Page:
either the day before, or the day of
the meeting, including himself.
Ronald Ross, a resident of Solo-
mons Island and long-time opponent
of the Tiki Bar, again made his con-
tentions known about the Tiki Bar.
His complaints included the live
music, which he said the Tiki Bar
is technically not supposed to have,
and other concerns.
Another Solomons resident
voiced similar concerns about the
noise from the bars on Solomons
Island.
Im not a bad guy because I
hear your music, the resident said.
At the boards direction, the lo-
cal watering holes will be back in
front of the board in early 2012 with
plans for addressing the concerns of
the citizens and the board. No ac-
tion was taken against the Solomons
establishments, but board chairman
Alonzo Barber said he would like to
fnd a way to balance the business
and residential aspects of Solomons
Island in a way that everyone can
live with.
sarahmiller@countytimes.net
Members Beth Swoap, Alonzo Barber and
Ruth Reid during a meeting of the Calvert
County Liquor Board.
Thursday, November 3, 2011 4
The Calvert Gazette
By Sarah Miller
Staff Writer
Local fre stations are looking for ways to expand and improve their
locations, making them better able to serve their communities effciently.
Both the Solomons Island and Prince Fredrick volunteer fre depart-
ments are facing growing pains, according to Calvert County Fire, Res-
cue and EMS Coordinator Jim Richardson.
He said both buildings have simply become too small, and additional
size is needed. For the Prince Fredrick Volunteer Fire Department, there
is a need for more classrooms, in addition to the general expansion over
all, Richardson said.
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Sherif Proposes State Law Change to
Protect Assistant Sherif Position
Fire Stations Due for Renovations
By Sarah Miller
Staff Writer
As part of the 2012 legislative proposals package that
county government will be sending to Annapolis for consid-
eration, Calvert County Sheriff Mike Evans is pushing for
changes in the state law regarding the position of Assistant
Sheriff.
Evans proposal seeks to ensure that the assistant sher-
iff can be pulled from the current staff of the sheriffs of-
fce, without a threat to that offcers job if the sheriff is not
reelected.
Evans said in the past, the elected sheriff has appointed
assistants who were close to retirement, and when the sheriff
retired so did his second-in-charge. Now, Evans said he has
offcers who have gone through leadership classes, the FBI
academy and have earned degrees and other qualifcations.
Evans said he wants to have the option of appointing a
highly qualifed offcer without that offcer losing their job
should Evans not be reelected when his term is up in 2014.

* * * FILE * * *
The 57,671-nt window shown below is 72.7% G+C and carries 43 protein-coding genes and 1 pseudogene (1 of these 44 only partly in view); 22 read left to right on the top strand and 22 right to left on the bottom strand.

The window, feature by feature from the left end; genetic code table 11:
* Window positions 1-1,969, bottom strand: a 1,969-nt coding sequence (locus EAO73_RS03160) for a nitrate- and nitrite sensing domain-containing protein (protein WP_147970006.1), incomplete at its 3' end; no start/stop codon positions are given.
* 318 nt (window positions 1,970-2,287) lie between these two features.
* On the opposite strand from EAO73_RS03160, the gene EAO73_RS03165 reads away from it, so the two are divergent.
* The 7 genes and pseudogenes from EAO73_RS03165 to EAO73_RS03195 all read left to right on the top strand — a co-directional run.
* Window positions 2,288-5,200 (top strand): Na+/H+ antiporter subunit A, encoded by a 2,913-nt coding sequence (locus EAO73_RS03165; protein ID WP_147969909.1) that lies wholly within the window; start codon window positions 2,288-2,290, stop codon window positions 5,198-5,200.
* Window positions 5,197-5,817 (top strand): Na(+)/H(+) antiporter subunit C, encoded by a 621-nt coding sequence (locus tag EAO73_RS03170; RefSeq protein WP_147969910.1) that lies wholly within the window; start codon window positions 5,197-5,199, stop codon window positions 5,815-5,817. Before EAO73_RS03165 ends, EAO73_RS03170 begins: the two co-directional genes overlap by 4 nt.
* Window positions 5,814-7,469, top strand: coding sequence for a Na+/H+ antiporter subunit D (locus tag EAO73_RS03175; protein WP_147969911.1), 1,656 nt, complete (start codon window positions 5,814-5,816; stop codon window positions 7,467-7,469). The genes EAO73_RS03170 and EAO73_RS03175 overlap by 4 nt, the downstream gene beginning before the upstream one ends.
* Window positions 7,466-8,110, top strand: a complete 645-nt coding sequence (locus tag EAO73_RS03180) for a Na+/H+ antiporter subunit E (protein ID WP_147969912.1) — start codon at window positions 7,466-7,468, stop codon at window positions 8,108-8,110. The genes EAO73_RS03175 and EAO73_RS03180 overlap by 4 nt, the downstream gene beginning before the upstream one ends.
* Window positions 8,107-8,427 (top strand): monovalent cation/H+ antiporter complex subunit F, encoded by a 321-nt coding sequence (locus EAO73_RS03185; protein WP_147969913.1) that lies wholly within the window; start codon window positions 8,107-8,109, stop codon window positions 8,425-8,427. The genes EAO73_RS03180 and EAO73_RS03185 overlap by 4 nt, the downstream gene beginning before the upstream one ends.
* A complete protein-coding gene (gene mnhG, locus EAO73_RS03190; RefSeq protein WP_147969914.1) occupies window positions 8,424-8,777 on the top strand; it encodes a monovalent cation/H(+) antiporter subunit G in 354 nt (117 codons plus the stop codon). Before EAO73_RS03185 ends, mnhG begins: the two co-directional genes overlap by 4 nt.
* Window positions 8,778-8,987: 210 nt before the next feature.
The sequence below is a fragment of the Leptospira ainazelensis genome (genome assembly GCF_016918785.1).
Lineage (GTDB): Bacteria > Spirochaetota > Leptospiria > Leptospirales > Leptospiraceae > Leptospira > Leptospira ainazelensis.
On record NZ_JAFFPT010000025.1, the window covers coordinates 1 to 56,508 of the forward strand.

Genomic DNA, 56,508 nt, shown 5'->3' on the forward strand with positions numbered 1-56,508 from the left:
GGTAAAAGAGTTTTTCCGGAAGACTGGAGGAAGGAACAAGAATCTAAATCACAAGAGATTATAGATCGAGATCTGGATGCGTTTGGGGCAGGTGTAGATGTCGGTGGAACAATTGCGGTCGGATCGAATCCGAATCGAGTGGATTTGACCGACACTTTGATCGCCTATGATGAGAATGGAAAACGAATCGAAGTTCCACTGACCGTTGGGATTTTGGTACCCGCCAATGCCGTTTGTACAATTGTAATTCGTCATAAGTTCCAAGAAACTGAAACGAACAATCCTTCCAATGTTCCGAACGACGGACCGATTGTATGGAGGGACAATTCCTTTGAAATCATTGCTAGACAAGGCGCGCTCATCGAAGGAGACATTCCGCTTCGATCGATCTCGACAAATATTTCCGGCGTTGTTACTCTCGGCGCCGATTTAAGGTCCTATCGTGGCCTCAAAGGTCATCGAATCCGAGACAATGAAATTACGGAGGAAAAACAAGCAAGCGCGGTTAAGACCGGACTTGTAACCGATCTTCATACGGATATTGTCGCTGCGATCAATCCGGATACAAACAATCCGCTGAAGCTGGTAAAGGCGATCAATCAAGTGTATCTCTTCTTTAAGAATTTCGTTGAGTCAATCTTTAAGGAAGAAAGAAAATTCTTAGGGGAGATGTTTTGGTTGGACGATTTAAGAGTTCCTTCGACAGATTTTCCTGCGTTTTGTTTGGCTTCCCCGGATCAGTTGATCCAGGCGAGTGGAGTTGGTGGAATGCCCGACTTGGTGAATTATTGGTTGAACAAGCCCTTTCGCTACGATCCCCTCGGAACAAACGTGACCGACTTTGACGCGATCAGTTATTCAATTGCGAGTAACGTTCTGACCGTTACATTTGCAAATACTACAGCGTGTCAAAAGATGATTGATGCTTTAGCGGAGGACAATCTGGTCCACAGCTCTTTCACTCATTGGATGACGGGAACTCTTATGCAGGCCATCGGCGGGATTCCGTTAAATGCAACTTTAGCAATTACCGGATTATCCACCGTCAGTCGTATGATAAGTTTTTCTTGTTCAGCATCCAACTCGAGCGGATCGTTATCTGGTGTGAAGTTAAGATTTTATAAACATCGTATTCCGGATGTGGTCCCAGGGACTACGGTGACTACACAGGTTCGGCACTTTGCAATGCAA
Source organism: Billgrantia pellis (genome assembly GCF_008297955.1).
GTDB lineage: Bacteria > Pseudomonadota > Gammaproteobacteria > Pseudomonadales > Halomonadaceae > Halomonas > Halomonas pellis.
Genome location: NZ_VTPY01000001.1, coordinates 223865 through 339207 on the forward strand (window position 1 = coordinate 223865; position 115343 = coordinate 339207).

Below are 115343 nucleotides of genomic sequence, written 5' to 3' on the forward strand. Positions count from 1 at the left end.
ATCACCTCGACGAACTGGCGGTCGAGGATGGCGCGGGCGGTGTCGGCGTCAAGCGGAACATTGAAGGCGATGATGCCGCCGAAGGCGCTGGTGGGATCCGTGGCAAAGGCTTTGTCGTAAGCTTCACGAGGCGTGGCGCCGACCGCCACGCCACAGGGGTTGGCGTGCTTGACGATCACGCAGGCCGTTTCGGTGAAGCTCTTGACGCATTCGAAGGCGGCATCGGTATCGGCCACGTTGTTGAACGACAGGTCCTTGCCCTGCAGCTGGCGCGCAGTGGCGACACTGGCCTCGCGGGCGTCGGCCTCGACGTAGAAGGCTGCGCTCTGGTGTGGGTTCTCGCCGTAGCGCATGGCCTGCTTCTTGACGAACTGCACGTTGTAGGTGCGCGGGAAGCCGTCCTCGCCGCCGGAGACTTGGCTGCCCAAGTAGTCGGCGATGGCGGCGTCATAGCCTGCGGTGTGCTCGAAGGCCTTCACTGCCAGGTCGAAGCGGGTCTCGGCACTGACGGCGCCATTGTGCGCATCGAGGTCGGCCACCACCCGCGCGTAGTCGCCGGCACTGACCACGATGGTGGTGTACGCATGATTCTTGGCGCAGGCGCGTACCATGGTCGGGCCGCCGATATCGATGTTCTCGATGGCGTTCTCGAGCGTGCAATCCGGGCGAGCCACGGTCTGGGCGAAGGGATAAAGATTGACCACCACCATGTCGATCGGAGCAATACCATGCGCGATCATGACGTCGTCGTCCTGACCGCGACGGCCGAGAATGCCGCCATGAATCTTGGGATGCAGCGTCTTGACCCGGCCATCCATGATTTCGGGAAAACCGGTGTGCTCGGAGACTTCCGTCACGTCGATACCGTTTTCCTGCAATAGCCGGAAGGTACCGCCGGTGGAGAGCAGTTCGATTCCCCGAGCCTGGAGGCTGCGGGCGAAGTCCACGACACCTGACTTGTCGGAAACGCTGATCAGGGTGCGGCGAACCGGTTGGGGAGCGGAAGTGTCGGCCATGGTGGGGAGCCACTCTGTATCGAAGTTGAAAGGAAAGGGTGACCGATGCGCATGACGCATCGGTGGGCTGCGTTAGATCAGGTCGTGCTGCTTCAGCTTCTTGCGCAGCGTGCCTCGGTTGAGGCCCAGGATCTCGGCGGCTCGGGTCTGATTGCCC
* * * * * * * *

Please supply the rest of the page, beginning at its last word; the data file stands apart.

To do that, Evans is proposing the law be changed to
allow the assistant sheriff to go back to the position he or
she held previously, such as lieutenant, and continue working
toward their retirement.
Evans said this change should have no effect fnancially
on the sheriffs offce, even if the position was flled after the
offcer stepped up to assistant sheriff.
We always have vacancies in the sheriffs offce, Ev-
ans said.
The assistant sheriff being reassigned to the rank they
held previously would help fll the gaps without causing un-
due stress to the sheriffs offce budget.
The number of vacancies in the sheriffs offce is the
result of problems with retention due to injuries, retire-
ments, pregnancies or other reasons. He said it is especially
diffcult to retain female employees, another issue that he is
considering.
Evans said retention issues are common throughout the
tri-county area, and to entice people to join the sheriffs of-
fce, Calvert County offers above average salaries and other
benefts. As a result, Evans said Calverts retention issue is
not as bad as it is in St. Marys and Charles counties.
sarahmiller@countytimes.net
He said the Prince Fredrick Volunteer
Fire Department is further along in their
plan than Solomons. Prince Fredrick is
looking for the money to get an architect and
begin planning, while Solomons Volunteer
Fire Department is still looking into the fea-
sibility for their needed growth.
Both plans have been in the countys
capital improvement plan (CIP) since 2008,
which Richardson said is normal for proj-
ects such as these.
When youre going through the county
building process, you expect them to come
in fve to six years out, Richardson said.
The CIP goes out to 2017 currently. The
plan sees Solomons Island getting the need-
ed funding in 2014.
County Commissioner Susan Shaw
said the volunteer fre departments are at the
top of both the county commissioners and
her personal priority list, along with the new